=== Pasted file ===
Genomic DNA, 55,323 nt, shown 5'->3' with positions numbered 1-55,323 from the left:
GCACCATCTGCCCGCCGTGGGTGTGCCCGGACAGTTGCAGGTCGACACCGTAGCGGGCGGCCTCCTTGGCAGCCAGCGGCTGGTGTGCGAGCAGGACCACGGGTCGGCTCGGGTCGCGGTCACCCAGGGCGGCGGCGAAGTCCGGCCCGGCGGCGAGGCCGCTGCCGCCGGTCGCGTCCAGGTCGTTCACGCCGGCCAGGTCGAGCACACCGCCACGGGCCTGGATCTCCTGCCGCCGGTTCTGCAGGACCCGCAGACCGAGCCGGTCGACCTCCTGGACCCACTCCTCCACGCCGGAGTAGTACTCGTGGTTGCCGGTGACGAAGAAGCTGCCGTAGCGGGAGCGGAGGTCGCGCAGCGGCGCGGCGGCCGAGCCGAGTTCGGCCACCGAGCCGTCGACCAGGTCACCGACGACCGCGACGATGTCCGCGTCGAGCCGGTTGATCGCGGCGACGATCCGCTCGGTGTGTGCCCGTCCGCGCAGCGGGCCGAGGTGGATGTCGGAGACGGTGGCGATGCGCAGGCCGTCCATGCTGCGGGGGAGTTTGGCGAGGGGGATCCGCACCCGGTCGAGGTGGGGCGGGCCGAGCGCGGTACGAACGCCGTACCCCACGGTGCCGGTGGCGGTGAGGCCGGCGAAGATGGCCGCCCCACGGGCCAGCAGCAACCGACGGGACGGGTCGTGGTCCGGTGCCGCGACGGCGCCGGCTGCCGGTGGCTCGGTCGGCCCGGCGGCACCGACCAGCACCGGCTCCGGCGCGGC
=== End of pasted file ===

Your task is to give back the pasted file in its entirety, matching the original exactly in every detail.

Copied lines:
Genomic DNA, 55,323 nt, shown 5'->3' with positions numbered 1-55,323 from the left:
GCACCATCTGCCCGCCGTGGGTGTGCCCGGACAGTTGCAGGTCGACACCGTAGCGGGCGGCCTCCTTGGCAGCCAGCGGCTGGTGTGCGAGCAGGACCACGGGTCGGCTCGGGTCGCGGTCACCCAGGGCGGCGGCGAAGTCCGGCCCGGCGGCGAGGCCGCTGCCGCCGGTCGCGTCCAGGTCGTTCACGCCGGCCAGGTCGAGCACACCGCCACGGGCCTGGATCTCCTGCCGCCGGTTCTGCAGGACCCGCAGACCGAGCCGGTCGACCTCCTGGACCCACTCCTCCACGCCGGAGTAGTACTCGTGGTTGCCGGTGACGAAGAAGCTGCCGTAGCGGGAGCGGAGGTCGCGCAGCGGCGCGGCGGCCGAGCCGAGTTCGGCCACCGAGCCGTCGACCAGGTCACCGACGACCGCGACGATGTCCGCGTCGAGCCGGTTGATCGCGGCGACGATCCGCTCGGTGTGTGCCCGTCCGCGCAGCGGGCCGAGGTGGATGTCGGAGACGGTGGCGATGCGCAGGCCGTCCATGCTGCGGGGGAGTTTGGCGAGGGGGATCCGCACCCGGTCGAGGTGGGGCGGGCCGAGCGCGGTACGAACGCCGTACCCCACGGTGCCGGTGGCGGTGAGGCCGGCGAAGATGGCCGCCCCACGGGCCAGCAGCAACCGACGGGACGGGTCGTGGTCCGGTGCCGCGACGGCGCCGGCTGCCGGTGGCTCGGTCGGCCCGGCGGCACCGACCAGCACCGGCTCCGGCGCGGC